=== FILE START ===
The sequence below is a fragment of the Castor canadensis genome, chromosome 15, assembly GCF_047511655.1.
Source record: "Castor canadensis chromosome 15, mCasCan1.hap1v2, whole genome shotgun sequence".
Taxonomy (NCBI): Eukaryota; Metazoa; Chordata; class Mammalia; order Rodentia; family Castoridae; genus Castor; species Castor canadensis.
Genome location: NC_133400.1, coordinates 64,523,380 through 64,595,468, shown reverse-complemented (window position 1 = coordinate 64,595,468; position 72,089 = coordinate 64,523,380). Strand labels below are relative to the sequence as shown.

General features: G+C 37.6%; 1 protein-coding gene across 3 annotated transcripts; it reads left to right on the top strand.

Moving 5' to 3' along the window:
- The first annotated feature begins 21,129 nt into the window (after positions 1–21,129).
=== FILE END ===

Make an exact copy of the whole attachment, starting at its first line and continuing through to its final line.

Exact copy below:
The sequence below is a fragment of the Castor canadensis genome, chromosome 15, assembly GCF_047511655.1.
Source record: "Castor canadensis chromosome 15, mCasCan1.hap1v2, whole genome shotgun sequence".
Taxonomy (NCBI): Eukaryota; Metazoa; Chordata; class Mammalia; order Rodentia; family Castoridae; genus Castor; species Castor canadensis.
Genome location: NC_133400.1, coordinates 64,523,380 through 64,595,468, shown reverse-complemented (window position 1 = coordinate 64,595,468; position 72,089 = coordinate 64,523,380). Strand labels below are relative to the sequence as shown.

General features: G+C 37.6%; 1 protein-coding gene across 3 annotated transcripts; it reads left to right on the top strand.

Moving 5' to 3' along the window:
- The first annotated feature begins 21,129 nt into the window (after positions 1–21,129).